Fire Bans

Total Fire Bans

Total Fire Bans (TFB) are declared by the Department of Fire and Emergency Services (DFES) due to extreme weather conditions or when widespread fires are seriously stretching firefighting resources. 

During a TFB

The lighting of any fires in the open air and any other activities that may start a fire are prohibited, including:

  • All open air fires for the purpose of cooking or camping - wood fuel barbeques, candles and pizza ovens
  • Incinerators, welding, grinding, soldering or gas cutting, angle grinders and lawnmowers

Exemptions may be granted by DFES and must be requested in writing.

Up to $25,000 fine and/or a 12-month jail term for non-compliance

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Harvest and Vehicle Movement Bans

Harvest and Vehicle Movement Bans (HVMB) in the district are imposed by local government under the Bush Fires Regulations 1954 (Regs) when the local Fire Behaviour Index reaches 40 or as otherwise permitted under the Regs.

A HVMB may be imposed for any length of time but is generally imposed for ‘heat of the day’ periods and may be extended or revoked as weather conditions change.

During a HVMB

The use of engines, vehicles, plant and machinery are prohibited, in order to mitigate the associated risk of causing or contributing to the spread of a bushfires.  

Who issues a Harvest and Vehicle Movement Ban (HVMB)?

Your local government issues harvest and vehicle movement bans (HVMB) to restrict engine, vehicle, plant, equipment, and machinery use. This reduces the risk of bushfires during fire weather conditions.

Regulations 24C (during a total fire ban) and 38A (during restricted and prohibited burning times) of the Bush Fires Regulations 1954 allow local governments to issue HVMBs.

In HVMBs without a total fire ban, the local government lists what is banned under regulation 39C. Please consult the local government for specifics as what is prohibited will vary.

What is A HVMB?

Type 1: Regulation 24C Bush Fires Regulations 1954.

Apply when a total fire ban has been declared, they must be imposed when the fire behaviour index is or exceeds 40 or when the Bush Fire Control Officer deems the use or operation of an engine vehicle, plant, equipment, or machinery powered by an internal combustion engine on land containing vegetation (off-road) is likely to start a bush fire. HVMBs are usually issued during the day's highest risk period.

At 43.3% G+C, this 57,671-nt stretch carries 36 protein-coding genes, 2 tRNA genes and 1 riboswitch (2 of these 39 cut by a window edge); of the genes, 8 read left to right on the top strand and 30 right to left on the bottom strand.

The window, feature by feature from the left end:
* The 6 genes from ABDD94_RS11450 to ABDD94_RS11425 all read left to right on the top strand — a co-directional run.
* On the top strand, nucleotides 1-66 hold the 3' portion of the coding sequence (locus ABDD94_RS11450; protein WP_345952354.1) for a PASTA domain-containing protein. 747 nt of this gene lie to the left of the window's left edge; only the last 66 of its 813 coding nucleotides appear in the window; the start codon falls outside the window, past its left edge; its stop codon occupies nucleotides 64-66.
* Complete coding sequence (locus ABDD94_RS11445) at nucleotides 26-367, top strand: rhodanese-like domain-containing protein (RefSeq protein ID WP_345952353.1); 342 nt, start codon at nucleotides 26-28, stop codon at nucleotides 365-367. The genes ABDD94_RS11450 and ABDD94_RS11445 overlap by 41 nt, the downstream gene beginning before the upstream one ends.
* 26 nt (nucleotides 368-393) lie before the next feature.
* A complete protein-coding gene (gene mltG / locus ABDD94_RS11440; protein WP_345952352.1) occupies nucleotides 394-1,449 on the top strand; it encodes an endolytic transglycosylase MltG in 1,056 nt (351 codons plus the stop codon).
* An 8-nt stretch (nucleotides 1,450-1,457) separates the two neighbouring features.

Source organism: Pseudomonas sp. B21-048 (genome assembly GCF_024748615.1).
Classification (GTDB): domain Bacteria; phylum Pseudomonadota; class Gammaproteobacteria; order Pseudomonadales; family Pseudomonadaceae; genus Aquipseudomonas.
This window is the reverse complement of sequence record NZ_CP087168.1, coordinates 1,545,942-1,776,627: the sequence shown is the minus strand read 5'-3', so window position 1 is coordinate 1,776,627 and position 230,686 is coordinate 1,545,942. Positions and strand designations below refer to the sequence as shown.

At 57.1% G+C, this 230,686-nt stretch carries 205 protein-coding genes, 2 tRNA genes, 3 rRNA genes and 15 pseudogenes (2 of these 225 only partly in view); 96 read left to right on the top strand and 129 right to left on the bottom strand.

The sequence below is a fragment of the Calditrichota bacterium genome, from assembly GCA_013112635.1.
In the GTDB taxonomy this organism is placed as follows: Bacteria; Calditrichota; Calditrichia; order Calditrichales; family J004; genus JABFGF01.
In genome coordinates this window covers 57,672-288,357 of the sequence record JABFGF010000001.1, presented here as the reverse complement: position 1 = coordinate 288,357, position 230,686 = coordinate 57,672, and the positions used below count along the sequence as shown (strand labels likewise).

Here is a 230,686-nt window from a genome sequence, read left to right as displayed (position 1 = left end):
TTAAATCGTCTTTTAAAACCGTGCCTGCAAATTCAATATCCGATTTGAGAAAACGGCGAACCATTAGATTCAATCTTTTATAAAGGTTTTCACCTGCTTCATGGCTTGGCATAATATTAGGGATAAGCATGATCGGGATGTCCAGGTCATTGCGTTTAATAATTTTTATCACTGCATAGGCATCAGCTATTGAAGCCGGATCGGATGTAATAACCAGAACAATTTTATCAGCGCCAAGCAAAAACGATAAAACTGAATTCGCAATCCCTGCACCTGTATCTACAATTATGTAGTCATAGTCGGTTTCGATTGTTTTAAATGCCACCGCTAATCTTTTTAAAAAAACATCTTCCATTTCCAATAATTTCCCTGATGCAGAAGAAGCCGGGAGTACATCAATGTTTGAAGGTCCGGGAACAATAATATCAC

Type 2: Regulation 38A Bush Fires Regulations  1954.

Apply during restricted and prohibited burning times and where no total fire ban is declared. If the Bush Fire Control Officer believes engines, vehicles, plant, or machinery may cause or be conducive to the spread of a bushfire.

How long does a HVMB last?

The HVMB is usually in force during the hottest part of the day, but local governments can extend or cancel the ban if weather conditions change.

What can't I do when a HVMB is issued during a total fire ban?

The public is already prohibited from the following activities during a total fire ban, but when a HVMB is issued, business, industry, local governments, and agriculture are prohibited from operating anything operated by an internal combustion engine on land with vegetation, for example:

  • Harvesting
  • Driving cars, ATV’s or motorbikes  
  • Operating drill rigs/machinery
  • Clearing vegetation including clearing as part of road construction
  • Slashing road verges
  • Lawn mowing services by businesses or local governments.

For more information about Total Fire Bans and Harvest Vehicle Movement Bans click here

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Fire Danger Ratings

It is important to keep abreast of your area's Australian Fire Danger Rating (AFDR) by monitoring local conditions and keeping in-the-loop. For more information about fire danger ratings click here.

What is the AFDRS

The Australian Fire Danger Rating System (AFDRS) Program is redesigning the forecasting of fire danger in Australia. The AFDRS is a project of national significance being developed collaboratively by each state and territory, and the Commonwealth government. It aims to improve public safety, reduce the impacts of bushfires and better support the community with nationally consistent ratings and messaging. The AFDRS will be implemented on 1 September 2022 across Australia.

Understanding Australian Fire Danger Ratings

Catastrophic 100+

Unsafe for firefighters and community. Without initial attack success, likelihood of very large fire development is very high. High probability of loss of life and property.

Extreme 50 - 99

Defensive suppression strategies. High levels of threat to life/property. Safety of firefighters and community paramount.

High 24 - 49

Initial attack success critical to prevent large fire development. Defensive suppression strategies.

Moderate 12 - 23

Most bushfires in this category. Fires typically suppressed with direct, parallel or indirect attack.

How is the AFDRS different from our current system?

The current Fire Danger Rating System is largely based on 60-year-old science applied on a large scale. New technology and research have greatly improved our ability to more accurately predict fire behaviour and the potential threat to the community.

Shire of Murray fire weather district:

  • Swan Coastal South
  • Swan Inland South

Shire of Murray fire weather district

To check the current fire danger rating in your area, visit Western Australia Fire Danger Ratings (

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